Local Greens support single-payer health care

Paul Garbarino and Paul Garbarino

A privately-delivered, publicly-financed universal health care is the solution supported by the Wood County Green Party for providing care to approximately 30 million Americans who are currently without health insurance.

Joe DeMare, co-chair of the local Green Party, along with other party leaders outlined their rationale behind the importance of reforming the current U.S. healthcare system at the “Why We Need Socialized Medicine” event Sunday night at Grounds for Thought.

“About 70 percent of Americans want single-payer, universal health care because they understand that our current system is broken,” DeMare said.

Single-payer national health insurance is a system where one public agency would organize health care financing for all US residents, but the care would be delivered by the private sector of hospitals and clinics. Coverage of all medical services including dental, mental health and reproductive care would be provided, and premiums would be eliminated altogether.

The current system under the Affordable Care Act is different because it doesn’t go as far as single-payer does in coverage expansion. Approximately 20 million more Americans were covered through ACA, but that required Americans to purchase private insurance policies partially subsidized by the government and by expanding Medicaid.

Members of both the Democratic and Green parties believe that a single-payer system is necessary to insure all Americans while remaining cost efficient, because a private market system gives insurance companies more of an incentive to attain profits than to provide care. At least a quarter of all health care finances goes to administrative costs and not health care.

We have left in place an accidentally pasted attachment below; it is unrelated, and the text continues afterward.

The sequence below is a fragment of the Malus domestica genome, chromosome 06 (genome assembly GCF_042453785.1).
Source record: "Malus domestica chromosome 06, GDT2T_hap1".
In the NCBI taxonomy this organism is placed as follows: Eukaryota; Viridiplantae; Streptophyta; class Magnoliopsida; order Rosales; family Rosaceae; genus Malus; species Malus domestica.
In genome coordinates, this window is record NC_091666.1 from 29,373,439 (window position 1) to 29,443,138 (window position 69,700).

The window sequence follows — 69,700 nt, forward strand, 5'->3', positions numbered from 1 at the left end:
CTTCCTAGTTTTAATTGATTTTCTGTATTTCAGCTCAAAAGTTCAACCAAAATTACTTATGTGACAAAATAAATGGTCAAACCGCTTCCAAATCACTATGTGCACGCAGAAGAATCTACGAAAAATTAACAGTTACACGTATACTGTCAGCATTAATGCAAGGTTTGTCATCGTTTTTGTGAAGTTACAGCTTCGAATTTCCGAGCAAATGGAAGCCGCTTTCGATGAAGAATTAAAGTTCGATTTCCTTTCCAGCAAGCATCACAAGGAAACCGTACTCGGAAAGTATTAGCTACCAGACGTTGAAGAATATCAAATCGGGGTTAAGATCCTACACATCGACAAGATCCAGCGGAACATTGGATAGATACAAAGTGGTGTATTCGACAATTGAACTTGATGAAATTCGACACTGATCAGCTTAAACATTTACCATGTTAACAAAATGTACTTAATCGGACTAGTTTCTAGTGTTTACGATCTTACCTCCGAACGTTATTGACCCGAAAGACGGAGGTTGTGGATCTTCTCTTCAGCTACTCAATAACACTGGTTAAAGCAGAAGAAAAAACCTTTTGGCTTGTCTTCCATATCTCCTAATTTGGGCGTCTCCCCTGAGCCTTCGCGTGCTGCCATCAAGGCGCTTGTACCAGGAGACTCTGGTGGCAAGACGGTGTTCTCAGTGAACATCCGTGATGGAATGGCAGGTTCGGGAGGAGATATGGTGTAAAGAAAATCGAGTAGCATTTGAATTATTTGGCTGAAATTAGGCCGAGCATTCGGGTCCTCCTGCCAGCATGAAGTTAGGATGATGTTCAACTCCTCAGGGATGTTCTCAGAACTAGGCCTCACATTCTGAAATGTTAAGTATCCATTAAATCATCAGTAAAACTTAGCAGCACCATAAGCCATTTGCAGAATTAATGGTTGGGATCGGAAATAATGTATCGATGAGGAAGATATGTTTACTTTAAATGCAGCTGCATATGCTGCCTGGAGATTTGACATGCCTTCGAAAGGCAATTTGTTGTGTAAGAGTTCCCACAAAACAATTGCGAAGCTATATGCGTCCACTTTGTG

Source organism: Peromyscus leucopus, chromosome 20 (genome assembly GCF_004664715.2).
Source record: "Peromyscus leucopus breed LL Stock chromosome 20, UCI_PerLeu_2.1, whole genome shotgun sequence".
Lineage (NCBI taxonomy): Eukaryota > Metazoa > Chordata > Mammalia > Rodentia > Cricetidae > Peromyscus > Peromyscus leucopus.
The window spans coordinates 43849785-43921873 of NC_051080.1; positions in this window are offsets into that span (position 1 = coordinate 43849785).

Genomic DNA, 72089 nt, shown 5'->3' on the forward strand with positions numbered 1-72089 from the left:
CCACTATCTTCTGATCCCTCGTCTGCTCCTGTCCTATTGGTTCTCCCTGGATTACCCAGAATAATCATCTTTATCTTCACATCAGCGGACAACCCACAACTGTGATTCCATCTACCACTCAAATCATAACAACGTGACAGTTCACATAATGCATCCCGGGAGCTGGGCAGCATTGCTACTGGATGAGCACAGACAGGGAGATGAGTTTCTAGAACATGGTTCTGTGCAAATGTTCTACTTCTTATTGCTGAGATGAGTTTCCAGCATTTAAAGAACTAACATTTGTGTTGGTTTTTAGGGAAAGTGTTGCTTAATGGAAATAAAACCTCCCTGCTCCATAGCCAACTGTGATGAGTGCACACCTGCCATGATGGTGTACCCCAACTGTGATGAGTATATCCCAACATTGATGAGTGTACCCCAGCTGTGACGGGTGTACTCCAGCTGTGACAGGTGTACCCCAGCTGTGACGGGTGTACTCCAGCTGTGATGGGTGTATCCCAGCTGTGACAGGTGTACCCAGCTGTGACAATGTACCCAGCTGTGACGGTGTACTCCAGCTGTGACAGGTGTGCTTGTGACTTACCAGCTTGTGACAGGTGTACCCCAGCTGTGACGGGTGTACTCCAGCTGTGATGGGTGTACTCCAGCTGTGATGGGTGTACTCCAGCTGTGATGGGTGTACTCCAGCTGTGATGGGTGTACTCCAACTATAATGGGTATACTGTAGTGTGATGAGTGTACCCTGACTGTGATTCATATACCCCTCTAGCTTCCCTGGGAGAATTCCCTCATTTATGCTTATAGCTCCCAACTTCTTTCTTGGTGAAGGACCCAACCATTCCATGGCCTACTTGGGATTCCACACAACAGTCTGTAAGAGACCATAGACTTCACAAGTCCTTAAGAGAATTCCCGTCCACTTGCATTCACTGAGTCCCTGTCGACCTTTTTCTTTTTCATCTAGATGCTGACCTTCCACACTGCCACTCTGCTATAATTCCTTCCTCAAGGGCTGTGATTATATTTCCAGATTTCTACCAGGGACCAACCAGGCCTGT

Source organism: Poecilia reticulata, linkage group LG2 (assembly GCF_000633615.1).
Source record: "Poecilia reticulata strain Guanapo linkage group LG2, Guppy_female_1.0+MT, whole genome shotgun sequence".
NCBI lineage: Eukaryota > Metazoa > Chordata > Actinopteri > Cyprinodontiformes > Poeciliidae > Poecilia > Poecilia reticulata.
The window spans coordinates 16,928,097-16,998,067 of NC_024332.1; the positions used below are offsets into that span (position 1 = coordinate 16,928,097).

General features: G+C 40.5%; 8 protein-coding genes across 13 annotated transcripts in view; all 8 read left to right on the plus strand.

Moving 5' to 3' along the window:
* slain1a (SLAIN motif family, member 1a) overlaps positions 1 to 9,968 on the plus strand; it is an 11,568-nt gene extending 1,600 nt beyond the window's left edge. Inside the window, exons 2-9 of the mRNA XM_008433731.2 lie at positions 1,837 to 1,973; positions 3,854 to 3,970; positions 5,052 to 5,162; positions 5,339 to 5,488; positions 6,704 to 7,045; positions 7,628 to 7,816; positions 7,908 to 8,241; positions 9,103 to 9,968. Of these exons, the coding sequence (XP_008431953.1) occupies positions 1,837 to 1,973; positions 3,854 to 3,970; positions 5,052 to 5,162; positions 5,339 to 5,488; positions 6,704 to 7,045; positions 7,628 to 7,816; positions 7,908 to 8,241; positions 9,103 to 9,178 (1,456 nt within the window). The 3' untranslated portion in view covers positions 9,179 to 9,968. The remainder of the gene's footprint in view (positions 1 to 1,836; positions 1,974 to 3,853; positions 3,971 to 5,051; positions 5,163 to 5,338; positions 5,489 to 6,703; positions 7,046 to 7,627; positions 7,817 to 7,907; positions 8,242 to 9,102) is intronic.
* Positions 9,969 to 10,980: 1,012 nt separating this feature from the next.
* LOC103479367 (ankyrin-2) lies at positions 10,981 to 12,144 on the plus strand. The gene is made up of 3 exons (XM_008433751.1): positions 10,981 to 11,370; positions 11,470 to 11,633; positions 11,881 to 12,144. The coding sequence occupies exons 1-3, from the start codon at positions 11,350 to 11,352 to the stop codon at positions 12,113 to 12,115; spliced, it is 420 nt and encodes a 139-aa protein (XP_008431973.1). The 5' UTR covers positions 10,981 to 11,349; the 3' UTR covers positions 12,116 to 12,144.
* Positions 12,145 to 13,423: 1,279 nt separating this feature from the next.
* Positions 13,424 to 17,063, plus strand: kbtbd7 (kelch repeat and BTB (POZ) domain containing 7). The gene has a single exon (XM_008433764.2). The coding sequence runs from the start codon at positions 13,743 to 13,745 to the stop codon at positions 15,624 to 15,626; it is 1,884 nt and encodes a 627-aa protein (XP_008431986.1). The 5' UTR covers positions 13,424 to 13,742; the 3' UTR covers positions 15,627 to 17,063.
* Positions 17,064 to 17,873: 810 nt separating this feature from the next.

“25 to 31 percent of our health care dollars aren’t going to health care, they’re going to health insurance companies, and they make their profits by denying us health care,” DeMare said. “The more health care they give us, the less profit they make.”

The combined salaries of the CEO’s of the top 10 healthcare providers adds up to over 100 million dollars, with the CEO of Centene Corporation, Michael F. Neidorff bringing in the highest compensation of $21,968,983 in 2016.

According to the Centers for Medicare and Medicaid Services, the average American spent $9,596 on healthcare in 2012, and at least 30,000 Americans die annually because they can’t afford insurance. Democrats and Greens argue that all these costs would be eliminated under a single-payer system and almost limitless benefits would stem from it

They say the program would be funded by the savings accrued from replacing the old program with a nonprofit public paying system and with modest new taxes based on ability to pay. Americans would be able to allocate their money to other things, stimulating economic growth and simply keeping more people working instead of laying sick in a hospital bed.

In January, Michigan Rep. John Conyers reintroduced H.R. 676, The Expanded and Improved Medicare for All Act, which would establish the single-payer system. Despite the popularity of the system, however, the Wood County Green Party leaders outlined one key barrier preventing its passage: lobbying.

According to Represent.US, the insurance industry spent $147 million lobbying senators and house representatives in 2016 to pass the American Health Care Act that failed in July, which would have given more than $200 billion in tax cuts to insurance companies and create a system opposite of single-payer.

Green Party city council candidate Beverly Elwazani says that, while contacting state representatives is important, the most important thing Americans can do to ensure fair representation is to spread their accurate information and their personal stories.

“Whenever you get ahold of it, pass it along to your friends,” Elwazani said. “Verify it, make sure it is correct, and get it out there. A lot of people are thinking that the people they elected into office are acting in their best interest when that is far from the truth.”